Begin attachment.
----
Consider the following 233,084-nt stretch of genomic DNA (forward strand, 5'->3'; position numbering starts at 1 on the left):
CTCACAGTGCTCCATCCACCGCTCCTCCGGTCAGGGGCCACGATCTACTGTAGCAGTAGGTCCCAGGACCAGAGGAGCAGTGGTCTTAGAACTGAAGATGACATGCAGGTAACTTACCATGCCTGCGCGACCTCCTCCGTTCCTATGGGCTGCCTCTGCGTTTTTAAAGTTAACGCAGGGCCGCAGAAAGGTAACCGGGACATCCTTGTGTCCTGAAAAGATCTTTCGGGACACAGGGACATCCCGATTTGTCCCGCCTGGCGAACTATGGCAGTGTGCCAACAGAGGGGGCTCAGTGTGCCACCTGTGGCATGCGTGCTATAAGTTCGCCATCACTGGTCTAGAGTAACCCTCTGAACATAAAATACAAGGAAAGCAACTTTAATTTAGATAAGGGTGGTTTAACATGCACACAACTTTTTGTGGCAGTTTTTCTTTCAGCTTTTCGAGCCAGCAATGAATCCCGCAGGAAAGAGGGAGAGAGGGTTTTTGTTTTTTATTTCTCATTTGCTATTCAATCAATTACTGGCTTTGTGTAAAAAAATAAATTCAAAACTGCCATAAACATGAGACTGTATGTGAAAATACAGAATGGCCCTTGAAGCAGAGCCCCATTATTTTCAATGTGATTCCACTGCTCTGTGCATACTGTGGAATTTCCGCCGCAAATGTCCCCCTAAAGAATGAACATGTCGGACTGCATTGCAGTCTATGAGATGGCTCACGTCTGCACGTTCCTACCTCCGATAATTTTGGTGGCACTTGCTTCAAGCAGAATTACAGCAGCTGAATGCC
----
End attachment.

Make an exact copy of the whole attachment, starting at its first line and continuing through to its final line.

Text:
Consider the following 233,084-nt stretch of genomic DNA (forward strand, 5'->3'; position numbering starts at 1 on the left):
CTCACAGTGCTCCATCCACCGCTCCTCCGGTCAGGGGCCACGATCTACTGTAGCAGTAGGTCCCAGGACCAGAGGAGCAGTGGTCTTAGAACTGAAGATGACATGCAGGTAACTTACCATGCCTGCGCGACCTCCTCCGTTCCTATGGGCTGCCTCTGCGTTTTTAAAGTTAACGCAGGGCCGCAGAAAGGTAACCGGGACATCCTTGTGTCCTGAAAAGATCTTTCGGGACACAGGGACATCCCGATTTGTCCCGCCTGGCGAACTATGGCAGTGTGCCAACAGAGGGGGCTCAGTGTGCCACCTGTGGCATGCGTGCTATAAGTTCGCCATCACTGGTCTAGAGTAACCCTCTGAACATAAAATACAAGGAAAGCAACTTTAATTTAGATAAGGGTGGTTTAACATGCACACAACTTTTTGTGGCAGTTTTTCTTTCAGCTTTTCGAGCCAGCAATGAATCCCGCAGGAAAGAGGGAGAGAGGGTTTTTGTTTTTTATTTCTCATTTGCTATTCAATCAATTACTGGCTTTGTGTAAAAAAATAAATTCAAAACTGCCATAAACATGAGACTGTATGTGAAAATACAGAATGGCCCTTGAAGCAGAGCCCCATTATTTTCAATGTGATTCCACTGCTCTGTGCATACTGTGGAATTTCCGCCGCAAATGTCCCCCTAAAGAATGAACATGTCGGACTGCATTGCAGTCTATGAGATGGCTCACGTCTGCACGTTCCTACCTCCGATAATTTTGGTGGCACTTGCTTCAAGCAGAATTACAGCAGCTGAATGCC